Further up the coast we found this turkey vulture perched on a rock.  It seems that different bird species have claimed their territories; frigate birds have Bahia San Gabriel, pelicans rule at Caleta Partida, and blue-footed boobies roost at Cuervitas bay.  You can anchor in each and be treated to different bird life.  Cool!  

Morning coffee and birding, what's not to like?

On to El Mezteno, the anchorage that reminded Jim of rafting on a river.  We had this bay and its very private beach all to ourselves for 4 days during a norther.  Evidently, it hasn't been discovered yet.  Shhhh...

It was one of our favorite anchorages in the islands.  

What began as a hike characterized in the cruising guide as a "stretch your legs" walk turned into 4 miles (round trip) of rock scrambling up a wash, where we gained probably 500' of altitude and followed trail markers like the cairn shown next to Karen, who, by the time this photo was taken, was pretty high on her own endorphins.  

Here's the view from about half a mile up the wash.  Sockdolager is just visible at the edge of the bay.

Made it back down with NOTHING broken or sprained, Woot!

Let's go dinghy exploring again...   Holy mackerel, look at these bizarre rock shapes!

Kind of like a chocolate cake right after you've frosted it before it's cooled off enough...

Or maybe praline candy.  These rocks looked good enough to eat.  But then again, one look at the snowpack on a glacier back in Alaska would send Karen off to an ice cream shop, so use your own judgement.

Nature's water slide.

There's an alien living in that cave up there.

And the rocks have eyes...

Okay, last one.  (Karen was a geology minor aeons ago.)  She likes this grinning rock shark, which, while not purple, is nonetheless pink.  (Cap'n B. Kelsey, take notice.)  

The vertical sandstone surfaces are wave-sculpted, while the horizontal ones are probably wind-eroded; maybe the sand grains get blown and arranged with some kind of interstitial glue made of salt and some calcareous material, that lets the lace "grow" much like wind-formed, horizontal stalactites.  Okay, that sounds crazy.  But that's my story and I'm sticking to it.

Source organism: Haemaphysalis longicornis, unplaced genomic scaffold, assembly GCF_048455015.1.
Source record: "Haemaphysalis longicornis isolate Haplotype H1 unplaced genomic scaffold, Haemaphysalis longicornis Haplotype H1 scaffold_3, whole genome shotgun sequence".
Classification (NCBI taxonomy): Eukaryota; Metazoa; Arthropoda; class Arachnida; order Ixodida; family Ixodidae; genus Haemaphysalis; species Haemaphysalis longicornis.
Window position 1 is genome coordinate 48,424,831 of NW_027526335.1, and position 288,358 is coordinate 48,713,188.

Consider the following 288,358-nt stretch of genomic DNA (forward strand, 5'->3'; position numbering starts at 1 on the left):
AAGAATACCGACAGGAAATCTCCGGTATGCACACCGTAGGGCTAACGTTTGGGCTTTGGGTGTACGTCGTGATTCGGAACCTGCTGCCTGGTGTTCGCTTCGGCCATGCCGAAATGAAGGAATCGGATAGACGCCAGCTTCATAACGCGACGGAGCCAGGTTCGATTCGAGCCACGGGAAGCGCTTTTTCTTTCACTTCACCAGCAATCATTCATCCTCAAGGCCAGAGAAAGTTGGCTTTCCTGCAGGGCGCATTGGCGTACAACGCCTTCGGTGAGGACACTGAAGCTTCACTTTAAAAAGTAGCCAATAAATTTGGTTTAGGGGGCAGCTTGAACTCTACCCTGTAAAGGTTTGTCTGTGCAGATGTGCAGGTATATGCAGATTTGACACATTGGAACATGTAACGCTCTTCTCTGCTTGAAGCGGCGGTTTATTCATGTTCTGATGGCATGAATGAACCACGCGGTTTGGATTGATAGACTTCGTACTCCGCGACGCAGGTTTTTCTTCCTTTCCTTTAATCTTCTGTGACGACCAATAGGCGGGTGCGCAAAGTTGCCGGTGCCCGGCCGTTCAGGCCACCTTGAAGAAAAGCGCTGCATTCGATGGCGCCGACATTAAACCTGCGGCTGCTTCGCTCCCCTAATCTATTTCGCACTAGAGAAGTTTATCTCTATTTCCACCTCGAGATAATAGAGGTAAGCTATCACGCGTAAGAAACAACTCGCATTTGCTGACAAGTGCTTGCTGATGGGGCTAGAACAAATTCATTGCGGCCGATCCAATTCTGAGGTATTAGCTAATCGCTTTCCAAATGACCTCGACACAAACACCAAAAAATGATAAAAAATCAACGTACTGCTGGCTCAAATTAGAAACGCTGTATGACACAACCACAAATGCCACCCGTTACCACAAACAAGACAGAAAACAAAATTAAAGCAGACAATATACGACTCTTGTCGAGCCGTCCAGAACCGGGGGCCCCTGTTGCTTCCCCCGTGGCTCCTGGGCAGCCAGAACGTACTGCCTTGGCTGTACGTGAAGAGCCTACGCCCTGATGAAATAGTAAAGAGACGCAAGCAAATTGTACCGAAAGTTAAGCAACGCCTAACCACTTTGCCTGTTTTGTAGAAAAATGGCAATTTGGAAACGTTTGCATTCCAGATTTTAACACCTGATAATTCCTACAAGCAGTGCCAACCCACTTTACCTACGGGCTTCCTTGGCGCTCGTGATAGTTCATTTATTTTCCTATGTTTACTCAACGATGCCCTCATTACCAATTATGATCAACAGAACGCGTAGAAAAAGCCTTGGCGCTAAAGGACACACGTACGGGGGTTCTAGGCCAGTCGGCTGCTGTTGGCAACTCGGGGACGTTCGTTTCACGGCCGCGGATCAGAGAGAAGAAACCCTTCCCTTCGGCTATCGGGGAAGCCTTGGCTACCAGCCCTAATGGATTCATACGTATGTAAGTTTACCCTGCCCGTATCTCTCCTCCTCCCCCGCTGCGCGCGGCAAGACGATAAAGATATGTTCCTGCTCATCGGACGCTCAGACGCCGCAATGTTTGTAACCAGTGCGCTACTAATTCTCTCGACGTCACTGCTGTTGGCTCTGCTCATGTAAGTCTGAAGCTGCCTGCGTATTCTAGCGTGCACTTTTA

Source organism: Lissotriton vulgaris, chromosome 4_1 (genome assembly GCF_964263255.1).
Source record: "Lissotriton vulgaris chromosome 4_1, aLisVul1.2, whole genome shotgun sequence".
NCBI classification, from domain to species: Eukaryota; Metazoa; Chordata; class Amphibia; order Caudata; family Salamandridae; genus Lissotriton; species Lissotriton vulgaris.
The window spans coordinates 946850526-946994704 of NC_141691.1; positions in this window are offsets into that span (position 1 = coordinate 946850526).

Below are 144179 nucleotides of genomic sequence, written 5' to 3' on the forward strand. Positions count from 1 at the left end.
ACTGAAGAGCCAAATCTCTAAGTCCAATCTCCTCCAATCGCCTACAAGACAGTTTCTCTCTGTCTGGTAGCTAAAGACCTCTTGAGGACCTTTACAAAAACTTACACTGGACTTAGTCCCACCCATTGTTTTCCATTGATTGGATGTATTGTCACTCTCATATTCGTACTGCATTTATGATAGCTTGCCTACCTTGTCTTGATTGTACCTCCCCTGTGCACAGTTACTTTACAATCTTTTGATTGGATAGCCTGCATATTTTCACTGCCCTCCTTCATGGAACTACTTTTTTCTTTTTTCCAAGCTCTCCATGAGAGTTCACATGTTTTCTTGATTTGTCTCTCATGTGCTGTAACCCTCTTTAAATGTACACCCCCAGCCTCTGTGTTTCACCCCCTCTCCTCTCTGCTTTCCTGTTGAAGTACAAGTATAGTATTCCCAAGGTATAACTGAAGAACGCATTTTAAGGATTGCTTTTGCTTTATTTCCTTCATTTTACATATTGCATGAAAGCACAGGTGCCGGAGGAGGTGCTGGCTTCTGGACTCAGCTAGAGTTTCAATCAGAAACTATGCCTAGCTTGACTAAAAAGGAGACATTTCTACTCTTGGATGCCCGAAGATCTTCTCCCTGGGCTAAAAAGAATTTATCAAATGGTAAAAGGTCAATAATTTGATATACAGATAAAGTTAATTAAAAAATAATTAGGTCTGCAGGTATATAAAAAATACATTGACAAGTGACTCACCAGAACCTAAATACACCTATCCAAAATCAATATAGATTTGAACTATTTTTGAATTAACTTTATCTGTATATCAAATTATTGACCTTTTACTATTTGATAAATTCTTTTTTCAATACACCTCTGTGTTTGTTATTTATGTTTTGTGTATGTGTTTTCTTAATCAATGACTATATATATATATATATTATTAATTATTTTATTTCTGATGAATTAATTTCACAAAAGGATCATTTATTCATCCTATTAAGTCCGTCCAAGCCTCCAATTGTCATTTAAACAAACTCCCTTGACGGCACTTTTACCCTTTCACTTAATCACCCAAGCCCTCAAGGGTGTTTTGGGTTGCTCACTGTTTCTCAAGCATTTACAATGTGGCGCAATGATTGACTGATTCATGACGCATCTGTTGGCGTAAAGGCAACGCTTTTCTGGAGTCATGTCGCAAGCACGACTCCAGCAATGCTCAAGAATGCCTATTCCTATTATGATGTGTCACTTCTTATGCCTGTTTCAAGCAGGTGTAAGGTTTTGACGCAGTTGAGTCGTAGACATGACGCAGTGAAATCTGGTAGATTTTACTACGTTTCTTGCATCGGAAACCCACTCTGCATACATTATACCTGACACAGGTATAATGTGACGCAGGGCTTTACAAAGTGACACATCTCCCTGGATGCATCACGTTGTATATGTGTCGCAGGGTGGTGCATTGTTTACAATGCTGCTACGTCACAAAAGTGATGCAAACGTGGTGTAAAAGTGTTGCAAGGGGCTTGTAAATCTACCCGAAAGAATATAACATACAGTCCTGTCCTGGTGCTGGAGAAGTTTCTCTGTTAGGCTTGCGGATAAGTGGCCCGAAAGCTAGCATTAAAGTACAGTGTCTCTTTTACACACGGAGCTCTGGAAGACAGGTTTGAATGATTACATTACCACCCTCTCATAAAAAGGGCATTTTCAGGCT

Our friends Damon and Desiree on Gia, a big steel Colvin Gazelle junk-rigged schooner, sailed by one morning.  We sailed north, too.  

Ensenada Grande was the next harbor, and we liked the way the unusual rock-wave patterns complimented Gia at anchor.  

Craig McPheeters on Luckness was there, and then Buena Vista, with Don and Deb Robertson sailed in. When there are that many boats around, you know what that means.... party time aboard the old Sockdolager!  Buena Vista will be sailing to the South Pacific about the same time we are, and Luckness will be heading for Hawaii.

One afternoon, Jim announced, "I think I'll go catch a nice grouper," and he did.  Now if you've been following the descriptions of our fishing prowess, you know this is a giant leap forward.  Karen now expects to order her fish in advance.

A statue we'll call "Lady Guano."

Back in La Paz at our old slip on Dock 3, we were glad to see that the sunken ship shown in this photo (masts hanging over the channel providing a hazard to sailboats) was finally raised.  That's the good news.  

The bad news is that it's still hard aground.  

But the good news is that we're going sailing again tomorrow.  More tide-pooling ahead.

Quick update:  we just saw the most amazing show ever performed aboard a sailboat.  You may have heard of the very acrobatic Cirque de Soleil.  A French couple and their four active daughters are sailing around the world in a bright yellow boat named La Loupiote, and they travel to marinas and put on shows for everyone.  It's all donation only, and they do an astonishing job.  If you ever get the chance, don't miss it.


  1. Hola! Wow, a rock shark? You didn't see the Wicked Witch of the West or Winnie the Pooh, did you? That's what we saw on the Colorado near Moab. :-)

    Jim - nice Grouper!

    This area looks fantastic - I'm putting it on my list! Thanks for sharing.

  2. Karen, we saw La Loupiote and crew in Port Townsend a few months ago! I think we're the only people not heading south under sail. Fantastic shows, weren't they? Love the photos. Miss you both!